Childhood is a time of great learning, but what your child learns in school is only part of what is possible. Children’s brains develop very rapidly. What they learn now will provide future cognitive and social benefits. Give your child a leg up in the world by enrolling him in supplemental lessons outside of school.
Learning a musical instrument improves fine motor skills and stimulates the brain. According to PBS Parents, kids as young as three can begin learning basic skills that will facilitate musical ability. Encourage your child to pick the instrument he or she is most drawn to and make it seem fun. Lessons should not feel like chores – they are an opportunity to learn.
Many children love to sing, and singing lessons are an alternative to other music lessons. Voice teachers can help children learn how to breathe properly for singing and how to enunciate clearly, among other things. As with learning an instrument, singing can help a child’s cognitive development. According to the American Association of School Administrators, music helps develop mathematical skills, reading and imagery.
Kids pick up technological skills quickly. Enroll them for lessons in using web page design software, photo-editing or even word processing. You will be giving them a head start with practical life-skills.
Most kids love to color and paint. Sign them up for art lessons to better their natural skills. They will learn about light and shadow, about different art mediums, and this will help their right brain flourish.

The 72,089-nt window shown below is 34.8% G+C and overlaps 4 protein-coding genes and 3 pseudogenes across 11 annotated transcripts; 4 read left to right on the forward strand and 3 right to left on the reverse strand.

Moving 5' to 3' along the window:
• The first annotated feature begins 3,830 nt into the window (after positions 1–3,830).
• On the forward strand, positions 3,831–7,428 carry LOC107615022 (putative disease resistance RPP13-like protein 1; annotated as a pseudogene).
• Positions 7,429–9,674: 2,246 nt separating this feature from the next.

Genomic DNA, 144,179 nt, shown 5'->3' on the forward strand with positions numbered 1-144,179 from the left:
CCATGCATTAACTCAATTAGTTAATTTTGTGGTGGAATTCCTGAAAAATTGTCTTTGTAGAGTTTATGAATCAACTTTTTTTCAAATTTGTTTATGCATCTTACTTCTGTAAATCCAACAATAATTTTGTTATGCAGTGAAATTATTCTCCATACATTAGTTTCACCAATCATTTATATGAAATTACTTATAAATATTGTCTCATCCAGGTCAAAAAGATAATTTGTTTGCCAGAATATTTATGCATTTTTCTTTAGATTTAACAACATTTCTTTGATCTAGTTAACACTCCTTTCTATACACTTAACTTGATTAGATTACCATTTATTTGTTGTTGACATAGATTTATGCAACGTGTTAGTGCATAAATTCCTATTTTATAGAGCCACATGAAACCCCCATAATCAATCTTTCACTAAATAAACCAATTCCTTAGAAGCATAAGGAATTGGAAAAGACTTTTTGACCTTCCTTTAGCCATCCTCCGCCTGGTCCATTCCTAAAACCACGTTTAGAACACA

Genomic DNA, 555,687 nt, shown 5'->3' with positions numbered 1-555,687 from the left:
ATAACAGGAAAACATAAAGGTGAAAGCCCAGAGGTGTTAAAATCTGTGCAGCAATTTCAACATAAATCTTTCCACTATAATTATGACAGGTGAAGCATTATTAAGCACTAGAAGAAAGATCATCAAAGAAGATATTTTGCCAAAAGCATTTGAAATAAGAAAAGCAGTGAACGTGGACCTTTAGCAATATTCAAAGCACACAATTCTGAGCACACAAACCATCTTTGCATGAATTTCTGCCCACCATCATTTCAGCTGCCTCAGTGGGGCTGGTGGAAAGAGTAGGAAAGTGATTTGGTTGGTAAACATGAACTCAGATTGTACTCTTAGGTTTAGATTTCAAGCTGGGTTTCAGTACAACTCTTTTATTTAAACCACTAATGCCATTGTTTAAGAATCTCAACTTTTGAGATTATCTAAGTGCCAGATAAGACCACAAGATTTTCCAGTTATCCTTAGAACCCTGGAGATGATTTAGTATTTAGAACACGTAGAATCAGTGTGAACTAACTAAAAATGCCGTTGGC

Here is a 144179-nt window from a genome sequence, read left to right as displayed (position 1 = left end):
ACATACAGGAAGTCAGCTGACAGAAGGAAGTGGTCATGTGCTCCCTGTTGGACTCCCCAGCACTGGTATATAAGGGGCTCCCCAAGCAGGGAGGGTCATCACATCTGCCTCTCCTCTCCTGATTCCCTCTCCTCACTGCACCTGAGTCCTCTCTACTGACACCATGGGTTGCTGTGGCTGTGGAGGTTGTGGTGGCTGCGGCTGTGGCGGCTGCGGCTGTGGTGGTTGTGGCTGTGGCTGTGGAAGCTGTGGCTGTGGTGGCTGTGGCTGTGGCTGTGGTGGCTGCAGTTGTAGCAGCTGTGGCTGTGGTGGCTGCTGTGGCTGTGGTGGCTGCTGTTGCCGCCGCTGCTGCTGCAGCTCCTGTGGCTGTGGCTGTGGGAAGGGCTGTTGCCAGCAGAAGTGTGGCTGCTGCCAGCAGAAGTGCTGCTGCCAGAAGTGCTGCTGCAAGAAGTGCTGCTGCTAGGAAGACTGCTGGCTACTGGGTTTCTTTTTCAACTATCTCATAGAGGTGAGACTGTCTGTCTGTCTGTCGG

Acting classes help children develop clearer enunciation, more self-confidence, and provide a creative outlet. Acting also helps children develop communication and interactive skills – they must learn how to work with others in a scene. These classes are suitable for nearly any child who shows an interest.
All children should learn how to swim. Even if you have no pool, nor live near any body of water, there will come a time when knowing how to swim will come in handy. In some cases, swimming lessons may save the child’s life.
Children learn fastest when they enjoy what they are learning. Supplemental lessons should be fun. Keep the lines of communication clear between you and your child regarding his or her interests. This does not mean catering to every whim, of course. Some kids seem to change their mind every week – make sure the child knows that once he or she has picked an instrument, or another kind of lesson, that you expect them to finish at least one set or course of lessons.
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